Not so fast, says Giant Mine Oversight Board of proposed process, which is untested in mine setting
The decision to freeze about 237,000 tonnes of toxic arsenic trioxide dust underground at the former Giant Mine in Yellowknife remains the chosen solution for now — and possibly for the next 100 years — but a researcher at Queen’s University says he and his team have a technology that could render all that toxic dust inert in five years.
“Freezing arsenic underground is a good solution, but in general it’s not a permanent solution,” says Dr. Ahmad Ghahreman, a Queen’s University assistant professor in the department of mining. “Imagine if for any reason you have a power loss … the water body around the arsenic is not frozen anymore and then your arsenic starts to release into the environment.”
Ghahreman says a new process to treat arsenic trioxide and render it into inert could work, and would be relatively affordable compared to another well-established — but prohibitively expensive — hydrogen peroxide treatment.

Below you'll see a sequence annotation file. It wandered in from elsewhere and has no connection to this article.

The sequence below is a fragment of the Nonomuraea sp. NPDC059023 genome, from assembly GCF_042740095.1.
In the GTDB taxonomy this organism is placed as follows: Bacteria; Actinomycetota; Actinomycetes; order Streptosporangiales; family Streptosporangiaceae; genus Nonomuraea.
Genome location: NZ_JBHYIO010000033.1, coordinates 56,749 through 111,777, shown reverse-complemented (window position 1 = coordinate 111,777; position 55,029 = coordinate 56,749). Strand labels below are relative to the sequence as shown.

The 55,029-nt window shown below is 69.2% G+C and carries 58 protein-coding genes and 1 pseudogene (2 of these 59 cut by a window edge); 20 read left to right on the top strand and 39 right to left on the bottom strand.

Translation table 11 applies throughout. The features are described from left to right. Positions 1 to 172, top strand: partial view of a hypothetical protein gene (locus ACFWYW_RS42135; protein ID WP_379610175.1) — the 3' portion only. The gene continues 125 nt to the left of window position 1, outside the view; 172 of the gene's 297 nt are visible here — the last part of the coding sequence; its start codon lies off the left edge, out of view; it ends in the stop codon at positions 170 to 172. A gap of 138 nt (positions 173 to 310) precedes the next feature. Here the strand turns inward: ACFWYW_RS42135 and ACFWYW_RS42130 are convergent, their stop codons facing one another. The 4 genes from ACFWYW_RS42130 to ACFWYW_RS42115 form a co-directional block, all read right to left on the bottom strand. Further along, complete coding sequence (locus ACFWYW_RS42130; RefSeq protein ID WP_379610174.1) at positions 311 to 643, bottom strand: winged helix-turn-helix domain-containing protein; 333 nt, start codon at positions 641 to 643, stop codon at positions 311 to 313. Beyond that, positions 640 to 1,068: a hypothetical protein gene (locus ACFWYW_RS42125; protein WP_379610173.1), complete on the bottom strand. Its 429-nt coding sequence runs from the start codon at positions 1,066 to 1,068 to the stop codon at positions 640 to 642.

The new process, which costs about 40 per cent less than the hydrogen peroxide treatment, uses a column of activated charcoal and air to convert an arsenic trioxide solution into an arsenic five-oxide solution, leaving a deposit of “immobilized” arsenic that does not require further treatment.
He says it could work in Yellowknife, rendering the frozen block solution obsolete.
“You remove that arsenic [trioxide] from underground. You convert it to a more stable mineral, which is roughly 10,000 to 100,000-times less soluble, and then you even don’t have to worry about that compound anymore. It’s so stable, even in the rain, the arsenic will remain in the mineral and will not get into underground waters.”
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